This is the most basic color scheme. It uses one color with varying shades and tints. Each color in the scheme is derived from the base color. It is important to have high contrast by using colors on the ends of the spectrum in order to eliminate the monotonous feeling. This color scheme is nice because it provides an immediate sense of harmony.
*Use different color/shade/tint for buttons that do different things such as a subscribe for emails button versus a download button. The "page hero" is a design term that refers to the banner of image that is often paired with text and a background and is put front and center of a page. Re-use same shades in different elements, to create harmony, but still ensure contrast. It is helpful to give distinct sections of content their own background color to make visual groups that convey how the information is grouped.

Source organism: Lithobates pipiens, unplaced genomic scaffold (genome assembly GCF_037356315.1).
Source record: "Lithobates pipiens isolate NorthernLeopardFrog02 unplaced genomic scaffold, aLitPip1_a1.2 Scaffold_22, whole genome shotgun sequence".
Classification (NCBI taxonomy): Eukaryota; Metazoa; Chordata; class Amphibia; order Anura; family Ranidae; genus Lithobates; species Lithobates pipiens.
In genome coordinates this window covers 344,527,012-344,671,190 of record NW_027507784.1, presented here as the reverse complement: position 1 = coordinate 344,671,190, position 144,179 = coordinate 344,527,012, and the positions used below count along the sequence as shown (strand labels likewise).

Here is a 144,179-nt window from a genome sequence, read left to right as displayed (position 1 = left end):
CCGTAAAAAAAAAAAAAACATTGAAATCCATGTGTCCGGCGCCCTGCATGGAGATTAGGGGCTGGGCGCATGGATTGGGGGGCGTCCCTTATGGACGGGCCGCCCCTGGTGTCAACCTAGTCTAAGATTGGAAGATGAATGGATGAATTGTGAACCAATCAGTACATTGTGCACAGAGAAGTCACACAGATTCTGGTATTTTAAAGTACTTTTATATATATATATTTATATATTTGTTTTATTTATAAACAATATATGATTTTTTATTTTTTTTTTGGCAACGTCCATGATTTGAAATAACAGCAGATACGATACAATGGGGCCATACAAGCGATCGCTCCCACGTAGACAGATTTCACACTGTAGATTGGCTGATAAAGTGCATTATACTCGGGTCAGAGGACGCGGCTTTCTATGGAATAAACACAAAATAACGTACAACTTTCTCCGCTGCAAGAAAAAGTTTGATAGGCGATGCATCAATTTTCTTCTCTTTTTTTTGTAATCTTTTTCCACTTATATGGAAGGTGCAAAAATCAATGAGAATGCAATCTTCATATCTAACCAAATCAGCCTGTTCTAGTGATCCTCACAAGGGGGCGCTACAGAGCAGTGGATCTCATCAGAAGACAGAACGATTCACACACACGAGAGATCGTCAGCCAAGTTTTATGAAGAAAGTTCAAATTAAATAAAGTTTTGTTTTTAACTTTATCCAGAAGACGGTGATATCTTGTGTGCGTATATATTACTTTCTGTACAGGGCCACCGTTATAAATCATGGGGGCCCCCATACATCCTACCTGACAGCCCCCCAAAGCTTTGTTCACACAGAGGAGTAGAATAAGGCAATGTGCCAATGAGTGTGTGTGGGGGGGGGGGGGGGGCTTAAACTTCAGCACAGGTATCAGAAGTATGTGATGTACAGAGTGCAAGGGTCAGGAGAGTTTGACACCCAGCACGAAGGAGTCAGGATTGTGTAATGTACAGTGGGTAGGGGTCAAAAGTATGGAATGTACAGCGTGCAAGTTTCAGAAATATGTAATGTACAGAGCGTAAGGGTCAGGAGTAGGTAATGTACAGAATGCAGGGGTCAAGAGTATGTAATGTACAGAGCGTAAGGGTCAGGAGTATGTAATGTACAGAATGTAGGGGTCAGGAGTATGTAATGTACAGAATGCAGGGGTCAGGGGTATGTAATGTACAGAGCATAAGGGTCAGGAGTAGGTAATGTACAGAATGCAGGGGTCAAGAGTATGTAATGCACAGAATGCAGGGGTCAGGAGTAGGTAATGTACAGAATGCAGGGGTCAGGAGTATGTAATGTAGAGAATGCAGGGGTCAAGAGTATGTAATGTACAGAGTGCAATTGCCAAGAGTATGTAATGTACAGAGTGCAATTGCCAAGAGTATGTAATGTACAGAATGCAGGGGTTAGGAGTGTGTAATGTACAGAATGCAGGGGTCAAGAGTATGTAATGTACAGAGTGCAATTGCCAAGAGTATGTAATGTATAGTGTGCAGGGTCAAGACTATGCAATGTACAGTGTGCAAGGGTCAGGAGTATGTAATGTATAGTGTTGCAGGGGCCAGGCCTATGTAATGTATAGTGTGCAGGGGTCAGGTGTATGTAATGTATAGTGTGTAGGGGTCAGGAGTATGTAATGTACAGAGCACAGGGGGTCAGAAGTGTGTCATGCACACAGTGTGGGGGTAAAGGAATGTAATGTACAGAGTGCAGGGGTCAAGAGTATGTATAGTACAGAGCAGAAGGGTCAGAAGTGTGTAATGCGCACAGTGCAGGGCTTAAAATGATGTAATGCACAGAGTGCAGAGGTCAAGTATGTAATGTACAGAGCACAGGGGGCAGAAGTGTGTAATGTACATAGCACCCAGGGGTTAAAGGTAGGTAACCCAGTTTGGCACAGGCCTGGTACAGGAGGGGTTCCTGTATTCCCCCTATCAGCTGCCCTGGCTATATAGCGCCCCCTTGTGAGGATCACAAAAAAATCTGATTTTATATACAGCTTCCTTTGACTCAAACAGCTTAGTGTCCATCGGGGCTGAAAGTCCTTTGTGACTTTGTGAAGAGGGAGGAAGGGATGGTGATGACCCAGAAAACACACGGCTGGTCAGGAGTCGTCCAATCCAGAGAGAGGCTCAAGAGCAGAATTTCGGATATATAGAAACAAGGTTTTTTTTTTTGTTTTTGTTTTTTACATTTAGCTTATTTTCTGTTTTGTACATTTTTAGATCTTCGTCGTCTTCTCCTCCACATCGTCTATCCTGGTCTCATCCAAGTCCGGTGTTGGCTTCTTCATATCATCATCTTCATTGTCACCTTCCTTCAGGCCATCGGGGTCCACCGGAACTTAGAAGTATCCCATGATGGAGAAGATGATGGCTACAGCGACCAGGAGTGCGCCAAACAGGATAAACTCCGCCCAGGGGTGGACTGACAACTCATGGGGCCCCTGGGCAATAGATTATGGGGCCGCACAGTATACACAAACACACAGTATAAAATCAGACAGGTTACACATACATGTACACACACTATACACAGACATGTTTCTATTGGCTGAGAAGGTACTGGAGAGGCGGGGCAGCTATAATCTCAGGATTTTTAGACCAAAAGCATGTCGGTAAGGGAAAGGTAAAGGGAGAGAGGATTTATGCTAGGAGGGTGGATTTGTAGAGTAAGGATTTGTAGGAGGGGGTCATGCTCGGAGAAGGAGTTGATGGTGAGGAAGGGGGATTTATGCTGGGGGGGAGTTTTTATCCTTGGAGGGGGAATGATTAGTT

This scheme utilizes colors opposite from each other on the color wheel:
It is common in logos and uniforms like the Los Angeles Lakers have purple and yellow in their logos and the University of Virginia colors are blue and orange. This color scheme is also popular on websites since it has high contrast. They can clash, however, if used for large areas right next to each other.
Analogous Color Schemes
This scheme applies three or more colors that are next to each other on the color wheel. Usually there is one dominant color paired with a second supporting color and a third accent color. This scheme creates a visually pleasing and calming display. This scheme can provide a low-contrast experience however. This should not be used for content that needs a user's direct attention, but rather for creating backgrounds that don't compete with the main content of the site.
Triadic Color Schemes
This scheme consists of three colors that are equidistant from each other on the color wheel. Like complementary color schemes, it provides pops of color and allows some flexibility in the range of colors you can use. Triadic color schemes are useful because they create a feeling of equality, virbrancy, and security in a design.